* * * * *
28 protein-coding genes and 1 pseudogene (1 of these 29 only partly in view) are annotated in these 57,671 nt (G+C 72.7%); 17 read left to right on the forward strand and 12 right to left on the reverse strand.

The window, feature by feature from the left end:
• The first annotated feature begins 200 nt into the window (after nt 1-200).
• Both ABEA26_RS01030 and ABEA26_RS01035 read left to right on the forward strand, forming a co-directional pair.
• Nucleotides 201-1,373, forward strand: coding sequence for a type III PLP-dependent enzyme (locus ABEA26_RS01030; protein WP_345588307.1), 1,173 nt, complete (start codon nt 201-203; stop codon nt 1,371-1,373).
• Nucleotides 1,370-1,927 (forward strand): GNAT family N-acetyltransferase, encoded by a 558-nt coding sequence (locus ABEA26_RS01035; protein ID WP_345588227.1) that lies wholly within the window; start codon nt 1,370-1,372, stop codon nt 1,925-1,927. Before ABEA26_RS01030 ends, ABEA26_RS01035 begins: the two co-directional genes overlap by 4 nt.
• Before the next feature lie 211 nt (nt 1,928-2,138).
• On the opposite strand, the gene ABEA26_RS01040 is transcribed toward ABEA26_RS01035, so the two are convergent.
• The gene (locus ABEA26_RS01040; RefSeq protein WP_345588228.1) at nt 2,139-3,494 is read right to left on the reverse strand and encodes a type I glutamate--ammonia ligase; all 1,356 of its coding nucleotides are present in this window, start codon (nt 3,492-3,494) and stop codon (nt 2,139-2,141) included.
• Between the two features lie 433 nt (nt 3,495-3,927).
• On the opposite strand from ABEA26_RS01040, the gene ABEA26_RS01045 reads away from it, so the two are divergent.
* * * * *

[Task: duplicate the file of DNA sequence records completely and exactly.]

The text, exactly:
28 protein-coding genes and 1 pseudogene (1 of these 29 only partly in view) are annotated in these 57,671 nt (G+C 72.7%); 17 read left to right on the forward strand and 12 right to left on the reverse strand.

The window, feature by feature from the left end:
• The first annotated feature begins 200 nt into the window (after nt 1-200).
• Both ABEA26_RS01030 and ABEA26_RS01035 read left to right on the forward strand, forming a co-directional pair.
• Nucleotides 201-1,373, forward strand: coding sequence for a type III PLP-dependent enzyme (locus ABEA26_RS01030; protein WP_345588307.1), 1,173 nt, complete (start codon nt 201-203; stop codon nt 1,371-1,373).
• Nucleotides 1,370-1,927 (forward strand): GNAT family N-acetyltransferase, encoded by a 558-nt coding sequence (locus ABEA26_RS01035; protein ID WP_345588227.1) that lies wholly within the window; start codon nt 1,370-1,372, stop codon nt 1,925-1,927. Before ABEA26_RS01030 ends, ABEA26_RS01035 begins: the two co-directional genes overlap by 4 nt.
• Before the next feature lie 211 nt (nt 1,928-2,138).
• On the opposite strand, the gene ABEA26_RS01040 is transcribed toward ABEA26_RS01035, so the two are convergent.
• The gene (locus ABEA26_RS01040; RefSeq protein WP_345588228.1) at nt 2,139-3,494 is read right to left on the reverse strand and encodes a type I glutamate--ammonia ligase; all 1,356 of its coding nucleotides are present in this window, start codon (nt 3,492-3,494) and stop codon (nt 2,139-2,141) included.
• Between the two features lie 433 nt (nt 3,495-3,927).
• On the opposite strand from ABEA26_RS01040, the gene ABEA26_RS01045 reads away from it, so the two are divergent.